Dealing with other government officials is generally easier. For the most part, you are summoned to speak to them and are able to consult your attorney in advance. The most common federal agent you would speak to would be the IRS. In such an encounter you have the right to have a representative with you when you speak to the agency. You want to make sure that the person you take with you has expertise in the area you are dealing with, e.g. a CPA and/or Tax Lawyer. For other agencies, different rules apply, but in most cases, you may have an attorney with you. State and local governments may have cause to enter your home for inspections.

Dealing with the government agent at your door:

  1. Be polite, courteous and calm. Never do anything to alarm or frighten them. Keep your hands clearly visible at all times.
  2. When they arrive at the door, ask them to hold their identification to the window or peep-hole on the door. Do not open the door until satisfied that the person is legitimately who they say they are. In most cases, it’s possible to phone the office and verify that the individual is who they say they are and that they are there on official business. If you can’t confirm, tell them so and ask them to leave. Use your best judgment with uniformed personnel.
  3. Once you are satisfied with the identity of the person, step outside and close and lock the door behind you. Do not allow them to enter the house at this time.
  4. Write down all of the information from the ID they show you including name, office or department, rank, badge number, and any other relevant information.
  5. Ask the person the reason for their visit. If they cite a regulation, ordinance or law, ask for a copy and read it. Be sure to write down exactly what they tell you for a reason and keep a copy of the regulation.
  6. Be very careful about answering any questions and remember that you may assert your right against self-incrimination (well, except for the IRS!) or contact an attorney if you feel necessary.
  7. Deciding to let them in your house is a judgment call, but remember there may be serious consequences for not doing so (e.g. refusing a building inspector may lead to a declaration that your home is unfit to live in). Your goal is to keep them from entering, if at all possible, and if not, ensure they confine themselves to the specific purpose for which they are there.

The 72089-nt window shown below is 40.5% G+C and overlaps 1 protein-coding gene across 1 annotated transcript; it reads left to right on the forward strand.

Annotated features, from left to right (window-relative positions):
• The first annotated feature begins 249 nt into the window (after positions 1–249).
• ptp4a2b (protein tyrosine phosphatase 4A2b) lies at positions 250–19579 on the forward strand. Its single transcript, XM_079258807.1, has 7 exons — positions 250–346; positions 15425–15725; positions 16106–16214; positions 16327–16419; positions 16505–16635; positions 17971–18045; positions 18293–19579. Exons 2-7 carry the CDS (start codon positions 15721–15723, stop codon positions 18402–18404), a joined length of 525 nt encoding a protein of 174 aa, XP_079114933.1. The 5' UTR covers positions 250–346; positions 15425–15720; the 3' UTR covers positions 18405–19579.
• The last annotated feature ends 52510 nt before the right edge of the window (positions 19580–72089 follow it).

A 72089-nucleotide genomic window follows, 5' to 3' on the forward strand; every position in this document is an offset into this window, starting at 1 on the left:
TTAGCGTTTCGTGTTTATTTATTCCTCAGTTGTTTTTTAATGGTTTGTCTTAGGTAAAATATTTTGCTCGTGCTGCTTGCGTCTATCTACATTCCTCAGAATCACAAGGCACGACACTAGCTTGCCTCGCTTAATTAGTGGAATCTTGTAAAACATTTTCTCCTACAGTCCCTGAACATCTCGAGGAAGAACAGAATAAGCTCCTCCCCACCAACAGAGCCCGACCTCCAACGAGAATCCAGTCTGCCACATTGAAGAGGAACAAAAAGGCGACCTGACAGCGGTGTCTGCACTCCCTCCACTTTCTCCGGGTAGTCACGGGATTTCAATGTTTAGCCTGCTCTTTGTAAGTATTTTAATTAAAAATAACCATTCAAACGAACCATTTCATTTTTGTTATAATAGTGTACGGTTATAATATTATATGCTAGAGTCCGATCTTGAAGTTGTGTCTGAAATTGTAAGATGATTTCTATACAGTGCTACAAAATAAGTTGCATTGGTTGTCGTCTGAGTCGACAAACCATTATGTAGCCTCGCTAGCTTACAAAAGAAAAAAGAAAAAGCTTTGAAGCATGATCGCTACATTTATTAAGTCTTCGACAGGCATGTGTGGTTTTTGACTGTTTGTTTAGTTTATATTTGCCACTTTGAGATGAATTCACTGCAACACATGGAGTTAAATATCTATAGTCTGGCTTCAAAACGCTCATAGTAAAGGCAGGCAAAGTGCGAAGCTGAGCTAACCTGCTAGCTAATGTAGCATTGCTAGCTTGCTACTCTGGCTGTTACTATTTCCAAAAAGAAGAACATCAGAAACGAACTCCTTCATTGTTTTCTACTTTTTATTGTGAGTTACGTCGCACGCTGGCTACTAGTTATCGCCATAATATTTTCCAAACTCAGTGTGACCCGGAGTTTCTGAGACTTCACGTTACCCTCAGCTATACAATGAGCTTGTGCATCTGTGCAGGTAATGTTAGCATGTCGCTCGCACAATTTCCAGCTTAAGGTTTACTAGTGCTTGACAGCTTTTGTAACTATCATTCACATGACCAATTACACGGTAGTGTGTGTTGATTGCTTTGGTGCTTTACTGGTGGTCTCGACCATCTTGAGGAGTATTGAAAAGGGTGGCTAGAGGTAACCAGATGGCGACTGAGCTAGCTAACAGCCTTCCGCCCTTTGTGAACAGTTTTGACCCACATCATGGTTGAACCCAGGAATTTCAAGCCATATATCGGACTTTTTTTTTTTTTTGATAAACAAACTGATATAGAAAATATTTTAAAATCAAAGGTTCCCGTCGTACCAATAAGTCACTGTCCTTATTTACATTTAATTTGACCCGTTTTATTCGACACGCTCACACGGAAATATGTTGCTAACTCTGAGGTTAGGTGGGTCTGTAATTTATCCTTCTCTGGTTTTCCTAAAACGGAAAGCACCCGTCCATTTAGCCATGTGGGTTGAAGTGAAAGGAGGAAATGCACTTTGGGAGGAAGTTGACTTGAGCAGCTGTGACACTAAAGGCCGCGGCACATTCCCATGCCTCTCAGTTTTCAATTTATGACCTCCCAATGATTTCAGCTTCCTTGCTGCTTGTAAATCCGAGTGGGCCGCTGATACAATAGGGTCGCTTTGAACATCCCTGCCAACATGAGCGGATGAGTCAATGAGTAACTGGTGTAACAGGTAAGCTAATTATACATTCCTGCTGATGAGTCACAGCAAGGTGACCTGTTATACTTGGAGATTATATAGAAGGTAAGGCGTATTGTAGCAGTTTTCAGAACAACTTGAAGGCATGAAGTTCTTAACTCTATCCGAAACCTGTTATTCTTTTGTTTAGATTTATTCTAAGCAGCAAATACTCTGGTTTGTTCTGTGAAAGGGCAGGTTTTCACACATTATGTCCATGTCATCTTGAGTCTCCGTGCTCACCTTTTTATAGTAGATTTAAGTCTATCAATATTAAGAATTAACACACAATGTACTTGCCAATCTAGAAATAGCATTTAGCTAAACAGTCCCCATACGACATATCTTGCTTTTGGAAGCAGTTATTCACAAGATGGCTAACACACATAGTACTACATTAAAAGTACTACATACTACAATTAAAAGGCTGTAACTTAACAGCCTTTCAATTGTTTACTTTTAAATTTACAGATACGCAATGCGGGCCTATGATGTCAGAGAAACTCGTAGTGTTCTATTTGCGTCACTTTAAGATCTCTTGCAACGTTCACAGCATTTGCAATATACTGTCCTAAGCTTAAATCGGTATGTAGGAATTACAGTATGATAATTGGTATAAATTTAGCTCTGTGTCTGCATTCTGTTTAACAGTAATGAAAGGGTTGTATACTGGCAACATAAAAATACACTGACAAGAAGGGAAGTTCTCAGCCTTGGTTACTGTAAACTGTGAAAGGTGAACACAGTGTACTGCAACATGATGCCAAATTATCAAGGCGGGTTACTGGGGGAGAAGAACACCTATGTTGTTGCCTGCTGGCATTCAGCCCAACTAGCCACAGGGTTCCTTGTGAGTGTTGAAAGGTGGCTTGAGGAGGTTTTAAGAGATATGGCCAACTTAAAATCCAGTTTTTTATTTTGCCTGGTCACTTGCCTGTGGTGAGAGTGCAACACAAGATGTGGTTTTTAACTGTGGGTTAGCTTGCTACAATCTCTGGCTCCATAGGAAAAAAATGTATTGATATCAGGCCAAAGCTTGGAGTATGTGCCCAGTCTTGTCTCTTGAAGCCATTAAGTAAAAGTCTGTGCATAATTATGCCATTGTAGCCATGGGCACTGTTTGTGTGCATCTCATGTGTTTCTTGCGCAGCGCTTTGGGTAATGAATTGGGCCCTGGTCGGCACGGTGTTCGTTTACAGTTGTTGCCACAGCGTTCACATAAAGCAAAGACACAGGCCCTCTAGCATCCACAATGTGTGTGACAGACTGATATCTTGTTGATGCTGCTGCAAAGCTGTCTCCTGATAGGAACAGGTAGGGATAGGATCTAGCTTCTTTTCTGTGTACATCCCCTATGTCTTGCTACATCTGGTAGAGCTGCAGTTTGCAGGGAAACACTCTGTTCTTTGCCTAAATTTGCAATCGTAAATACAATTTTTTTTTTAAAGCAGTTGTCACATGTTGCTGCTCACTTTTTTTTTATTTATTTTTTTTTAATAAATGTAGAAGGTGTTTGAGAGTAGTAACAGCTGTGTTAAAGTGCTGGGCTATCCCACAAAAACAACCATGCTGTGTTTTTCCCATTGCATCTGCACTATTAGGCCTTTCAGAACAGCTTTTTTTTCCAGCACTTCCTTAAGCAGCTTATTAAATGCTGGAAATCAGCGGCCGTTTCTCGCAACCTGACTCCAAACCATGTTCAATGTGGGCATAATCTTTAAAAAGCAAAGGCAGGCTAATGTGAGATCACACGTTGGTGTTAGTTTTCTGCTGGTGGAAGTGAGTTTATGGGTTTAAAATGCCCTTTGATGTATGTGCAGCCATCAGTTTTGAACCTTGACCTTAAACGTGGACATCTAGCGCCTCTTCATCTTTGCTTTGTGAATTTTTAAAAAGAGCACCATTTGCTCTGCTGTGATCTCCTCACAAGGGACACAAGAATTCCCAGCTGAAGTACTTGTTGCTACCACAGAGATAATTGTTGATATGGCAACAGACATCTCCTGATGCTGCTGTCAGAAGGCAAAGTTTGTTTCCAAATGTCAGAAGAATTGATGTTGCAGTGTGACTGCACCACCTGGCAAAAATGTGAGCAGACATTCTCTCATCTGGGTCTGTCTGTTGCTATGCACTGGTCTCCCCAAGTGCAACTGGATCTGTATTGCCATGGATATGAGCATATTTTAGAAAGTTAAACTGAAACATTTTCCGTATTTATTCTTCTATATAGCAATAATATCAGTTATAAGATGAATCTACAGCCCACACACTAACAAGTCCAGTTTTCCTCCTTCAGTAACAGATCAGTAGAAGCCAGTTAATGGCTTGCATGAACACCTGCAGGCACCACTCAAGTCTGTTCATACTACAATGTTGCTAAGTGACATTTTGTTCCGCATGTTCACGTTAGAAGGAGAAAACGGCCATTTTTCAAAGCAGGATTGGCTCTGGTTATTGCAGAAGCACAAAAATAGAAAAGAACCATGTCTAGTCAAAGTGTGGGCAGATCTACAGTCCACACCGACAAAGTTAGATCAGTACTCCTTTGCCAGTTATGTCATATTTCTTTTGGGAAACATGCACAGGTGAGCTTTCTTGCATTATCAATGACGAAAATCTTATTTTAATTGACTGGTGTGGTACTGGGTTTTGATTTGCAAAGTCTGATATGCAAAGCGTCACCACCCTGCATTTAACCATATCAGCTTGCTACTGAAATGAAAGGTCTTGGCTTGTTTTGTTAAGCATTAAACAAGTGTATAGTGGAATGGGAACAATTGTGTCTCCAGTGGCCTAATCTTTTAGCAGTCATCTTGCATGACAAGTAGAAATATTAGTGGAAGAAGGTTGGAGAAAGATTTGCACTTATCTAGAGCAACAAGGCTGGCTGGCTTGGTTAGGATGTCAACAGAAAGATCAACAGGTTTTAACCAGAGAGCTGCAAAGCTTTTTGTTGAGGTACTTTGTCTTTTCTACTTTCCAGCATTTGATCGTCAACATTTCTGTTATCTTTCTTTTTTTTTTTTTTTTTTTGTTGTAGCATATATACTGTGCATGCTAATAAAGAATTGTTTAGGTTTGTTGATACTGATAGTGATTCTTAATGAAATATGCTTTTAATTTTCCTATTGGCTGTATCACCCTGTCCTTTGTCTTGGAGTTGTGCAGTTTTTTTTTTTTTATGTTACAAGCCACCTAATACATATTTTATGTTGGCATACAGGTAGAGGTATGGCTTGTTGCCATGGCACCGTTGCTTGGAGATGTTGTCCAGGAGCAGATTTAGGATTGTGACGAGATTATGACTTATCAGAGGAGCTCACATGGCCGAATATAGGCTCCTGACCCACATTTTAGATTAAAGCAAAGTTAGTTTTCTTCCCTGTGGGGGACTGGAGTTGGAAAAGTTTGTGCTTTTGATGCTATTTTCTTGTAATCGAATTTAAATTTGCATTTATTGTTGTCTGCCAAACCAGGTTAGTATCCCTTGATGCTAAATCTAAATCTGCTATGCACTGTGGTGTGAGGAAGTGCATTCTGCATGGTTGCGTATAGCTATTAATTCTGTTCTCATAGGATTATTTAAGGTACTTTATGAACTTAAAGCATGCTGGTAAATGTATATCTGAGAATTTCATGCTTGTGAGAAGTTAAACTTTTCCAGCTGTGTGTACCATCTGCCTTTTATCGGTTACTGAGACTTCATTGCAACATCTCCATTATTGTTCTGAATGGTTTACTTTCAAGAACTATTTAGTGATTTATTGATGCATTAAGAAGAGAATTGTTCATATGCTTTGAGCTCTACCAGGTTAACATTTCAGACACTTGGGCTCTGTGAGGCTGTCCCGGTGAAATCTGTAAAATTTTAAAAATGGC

Generally speaking, if you rent, your landlord may give permission to enter in a specific set of circumstances (e.g. inspections required by local ordinance for rental properties). There is little, if anything that can be done to prevent this kind of entry.

One critical agency to avoid at all costs is the Department of Children and Family Services (or your state equivalent). They often have broad powers to make instant rulings and decisions, so ANY cooperation with them should be done only under the supervision of a lawyer. Should they demand entry to your home demand a warrant and turn them away if they do not have one. Then call an attorney immediately.

This probably seems a bit over the top, but given that there are so many laws, regulations and ordinances that are serious offenses (e.g. result in large fines and/or jail time), it is critical that you ensure your right against self-incrimination and your right to remain silent. And given the ruling in Salinas v. Texas, the only way to do this is to never talk to the government unless compelled to do so by law.


About Stephen Adams

The founder of this site, he has a Bachelor of Science degree in history from Elmhurst College. He is an IT Director that has worked for several major global companies. He has studied the Constitution and Founding Fathers extensively and his hobby is Constitutional Law. He blogs under the “Founder’s Blog”.